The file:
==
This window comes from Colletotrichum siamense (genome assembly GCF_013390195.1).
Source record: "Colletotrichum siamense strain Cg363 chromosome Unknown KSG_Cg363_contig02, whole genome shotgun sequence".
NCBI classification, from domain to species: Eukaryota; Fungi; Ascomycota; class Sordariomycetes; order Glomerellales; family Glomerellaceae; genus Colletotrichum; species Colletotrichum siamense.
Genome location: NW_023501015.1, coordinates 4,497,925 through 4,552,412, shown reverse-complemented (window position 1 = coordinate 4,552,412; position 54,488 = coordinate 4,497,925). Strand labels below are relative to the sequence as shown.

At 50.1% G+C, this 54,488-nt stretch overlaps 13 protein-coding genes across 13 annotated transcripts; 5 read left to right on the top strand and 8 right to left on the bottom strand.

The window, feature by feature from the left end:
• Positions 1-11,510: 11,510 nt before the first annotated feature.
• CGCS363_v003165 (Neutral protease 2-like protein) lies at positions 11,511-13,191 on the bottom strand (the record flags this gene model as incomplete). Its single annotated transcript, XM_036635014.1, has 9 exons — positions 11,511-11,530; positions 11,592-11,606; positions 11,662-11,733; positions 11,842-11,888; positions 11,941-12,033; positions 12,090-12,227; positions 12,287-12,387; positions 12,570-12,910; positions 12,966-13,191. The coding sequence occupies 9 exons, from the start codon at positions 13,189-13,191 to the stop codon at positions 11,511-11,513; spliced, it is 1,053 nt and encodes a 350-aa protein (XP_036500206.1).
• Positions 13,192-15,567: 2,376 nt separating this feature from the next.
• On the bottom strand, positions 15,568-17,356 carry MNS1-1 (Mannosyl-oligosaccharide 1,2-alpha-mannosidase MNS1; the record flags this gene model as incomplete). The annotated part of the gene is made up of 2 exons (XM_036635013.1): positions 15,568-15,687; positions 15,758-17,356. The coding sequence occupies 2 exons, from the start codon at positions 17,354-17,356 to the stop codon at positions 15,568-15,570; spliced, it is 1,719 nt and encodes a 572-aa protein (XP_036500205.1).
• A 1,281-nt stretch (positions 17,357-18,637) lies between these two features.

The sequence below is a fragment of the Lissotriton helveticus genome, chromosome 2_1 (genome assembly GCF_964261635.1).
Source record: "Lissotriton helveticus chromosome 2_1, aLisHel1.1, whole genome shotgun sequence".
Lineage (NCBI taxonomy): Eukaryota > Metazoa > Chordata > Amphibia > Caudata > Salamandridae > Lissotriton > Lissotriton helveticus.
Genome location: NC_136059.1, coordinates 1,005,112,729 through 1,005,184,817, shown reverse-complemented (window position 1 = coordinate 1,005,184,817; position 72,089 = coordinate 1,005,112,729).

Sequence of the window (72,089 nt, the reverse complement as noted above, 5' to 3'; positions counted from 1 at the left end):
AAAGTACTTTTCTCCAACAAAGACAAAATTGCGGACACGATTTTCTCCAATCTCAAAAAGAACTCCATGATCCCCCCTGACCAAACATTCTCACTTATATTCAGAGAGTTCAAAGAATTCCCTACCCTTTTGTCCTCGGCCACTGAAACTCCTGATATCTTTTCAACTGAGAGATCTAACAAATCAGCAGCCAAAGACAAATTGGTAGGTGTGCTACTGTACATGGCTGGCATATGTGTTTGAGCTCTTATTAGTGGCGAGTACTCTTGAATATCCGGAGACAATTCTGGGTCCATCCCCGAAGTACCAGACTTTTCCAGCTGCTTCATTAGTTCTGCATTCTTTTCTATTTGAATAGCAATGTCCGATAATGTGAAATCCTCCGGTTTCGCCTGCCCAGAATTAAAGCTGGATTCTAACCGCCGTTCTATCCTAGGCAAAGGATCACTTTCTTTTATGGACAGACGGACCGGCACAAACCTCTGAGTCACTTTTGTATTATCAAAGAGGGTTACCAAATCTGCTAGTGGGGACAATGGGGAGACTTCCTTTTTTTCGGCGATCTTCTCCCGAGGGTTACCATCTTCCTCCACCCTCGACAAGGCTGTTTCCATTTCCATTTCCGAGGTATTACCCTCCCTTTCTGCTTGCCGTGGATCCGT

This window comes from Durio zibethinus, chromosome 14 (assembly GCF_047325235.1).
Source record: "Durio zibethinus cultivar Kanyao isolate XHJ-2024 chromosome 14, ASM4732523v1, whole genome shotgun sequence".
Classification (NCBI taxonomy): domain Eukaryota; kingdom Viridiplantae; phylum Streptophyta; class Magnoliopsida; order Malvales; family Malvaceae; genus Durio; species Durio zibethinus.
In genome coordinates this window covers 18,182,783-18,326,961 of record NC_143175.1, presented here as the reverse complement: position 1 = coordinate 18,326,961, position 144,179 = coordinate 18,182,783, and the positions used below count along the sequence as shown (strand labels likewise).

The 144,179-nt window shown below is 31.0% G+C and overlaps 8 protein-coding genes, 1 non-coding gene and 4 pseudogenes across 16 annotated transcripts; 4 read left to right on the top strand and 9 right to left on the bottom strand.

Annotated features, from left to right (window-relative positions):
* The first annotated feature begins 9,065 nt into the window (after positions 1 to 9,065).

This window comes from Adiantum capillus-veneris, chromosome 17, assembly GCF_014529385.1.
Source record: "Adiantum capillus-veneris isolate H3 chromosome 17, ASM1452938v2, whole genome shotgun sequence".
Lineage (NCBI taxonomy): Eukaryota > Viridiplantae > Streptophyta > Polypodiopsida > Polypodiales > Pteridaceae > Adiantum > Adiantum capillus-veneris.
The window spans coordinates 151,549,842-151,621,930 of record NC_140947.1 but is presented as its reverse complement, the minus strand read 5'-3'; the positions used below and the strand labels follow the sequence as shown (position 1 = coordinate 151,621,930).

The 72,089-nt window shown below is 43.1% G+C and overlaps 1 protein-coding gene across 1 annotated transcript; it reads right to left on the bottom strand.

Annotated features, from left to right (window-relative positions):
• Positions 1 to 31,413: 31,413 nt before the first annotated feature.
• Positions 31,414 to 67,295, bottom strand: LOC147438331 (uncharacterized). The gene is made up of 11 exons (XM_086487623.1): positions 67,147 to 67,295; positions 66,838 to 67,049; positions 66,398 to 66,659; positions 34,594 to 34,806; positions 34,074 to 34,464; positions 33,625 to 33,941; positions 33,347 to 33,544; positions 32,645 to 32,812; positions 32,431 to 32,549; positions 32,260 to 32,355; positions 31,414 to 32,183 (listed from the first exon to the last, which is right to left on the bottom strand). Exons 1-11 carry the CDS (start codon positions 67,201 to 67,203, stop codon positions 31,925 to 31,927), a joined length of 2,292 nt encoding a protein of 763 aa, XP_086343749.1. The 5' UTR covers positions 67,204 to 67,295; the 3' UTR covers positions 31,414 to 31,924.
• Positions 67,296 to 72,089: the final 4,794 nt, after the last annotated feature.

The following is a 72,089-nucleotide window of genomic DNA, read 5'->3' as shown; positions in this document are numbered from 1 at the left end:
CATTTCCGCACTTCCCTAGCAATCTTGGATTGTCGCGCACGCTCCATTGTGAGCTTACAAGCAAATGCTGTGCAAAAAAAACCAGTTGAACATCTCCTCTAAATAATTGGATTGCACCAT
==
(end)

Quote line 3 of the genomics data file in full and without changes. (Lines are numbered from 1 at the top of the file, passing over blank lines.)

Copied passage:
NCBI classification, from domain to species: Eukaryota; Fungi; Ascomycota; class Sordariomycetes; order Glomerellales; family Glomerellaceae; genus Colletotrichum; species Colletotrichum siamense.